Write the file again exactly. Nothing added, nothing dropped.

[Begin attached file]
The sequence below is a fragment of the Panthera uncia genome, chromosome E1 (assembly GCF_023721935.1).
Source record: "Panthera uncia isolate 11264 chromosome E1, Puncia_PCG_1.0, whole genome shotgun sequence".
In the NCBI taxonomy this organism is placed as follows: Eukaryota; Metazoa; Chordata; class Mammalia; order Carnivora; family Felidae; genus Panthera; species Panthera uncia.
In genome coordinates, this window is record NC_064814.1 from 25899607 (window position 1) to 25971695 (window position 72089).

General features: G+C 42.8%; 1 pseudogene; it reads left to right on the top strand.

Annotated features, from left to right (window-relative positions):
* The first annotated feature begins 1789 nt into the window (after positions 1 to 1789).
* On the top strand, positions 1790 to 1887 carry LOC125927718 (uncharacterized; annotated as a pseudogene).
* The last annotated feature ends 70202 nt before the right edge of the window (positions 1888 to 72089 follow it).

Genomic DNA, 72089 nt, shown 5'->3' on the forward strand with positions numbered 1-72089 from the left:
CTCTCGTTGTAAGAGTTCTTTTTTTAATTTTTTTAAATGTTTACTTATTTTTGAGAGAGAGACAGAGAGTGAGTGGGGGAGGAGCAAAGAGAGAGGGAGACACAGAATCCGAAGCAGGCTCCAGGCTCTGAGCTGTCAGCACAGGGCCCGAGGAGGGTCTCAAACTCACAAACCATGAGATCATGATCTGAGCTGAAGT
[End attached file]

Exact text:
The sequence below is a fragment of the Panthera uncia genome, chromosome E1 (assembly GCF_023721935.1).
Source record: "Panthera uncia isolate 11264 chromosome E1, Puncia_PCG_1.0, whole genome shotgun sequence".
In the NCBI taxonomy this organism is placed as follows: Eukaryota; Metazoa; Chordata; class Mammalia; order Carnivora; family Felidae; genus Panthera; species Panthera uncia.
In genome coordinates, this window is record NC_064814.1 from 25899607 (window position 1) to 25971695 (window position 72089).

General features: G+C 42.8%; 1 pseudogene; it reads left to right on the top strand.

Annotated features, from left to right (window-relative positions):
* The first annotated feature begins 1789 nt into the window (after positions 1 to 1789).
* On the top strand, positions 1790 to 1887 carry LOC125927718 (uncharacterized; annotated as a pseudogene).
* The last annotated feature ends 70202 nt before the right edge of the window (positions 1888 to 72089 follow it).

Genomic DNA, 72089 nt, shown 5'->3' on the forward strand with positions numbered 1-72089 from the left:
CTCTCGTTGTAAGAGTTCTTTTTTTAATTTTTTTAAATGTTTACTTATTTTTGAGAGAGAGACAGAGAGTGAGTGGGGGAGGAGCAAAGAGAGAGGGAGACACAGAATCCGAAGCAGGCTCCAGGCTCTGAGCTGTCAGCACAGGGCCCGAGGAGGGTCTCAAACTCACAAACCATGAGATCATGATCTGAGCTGAAGT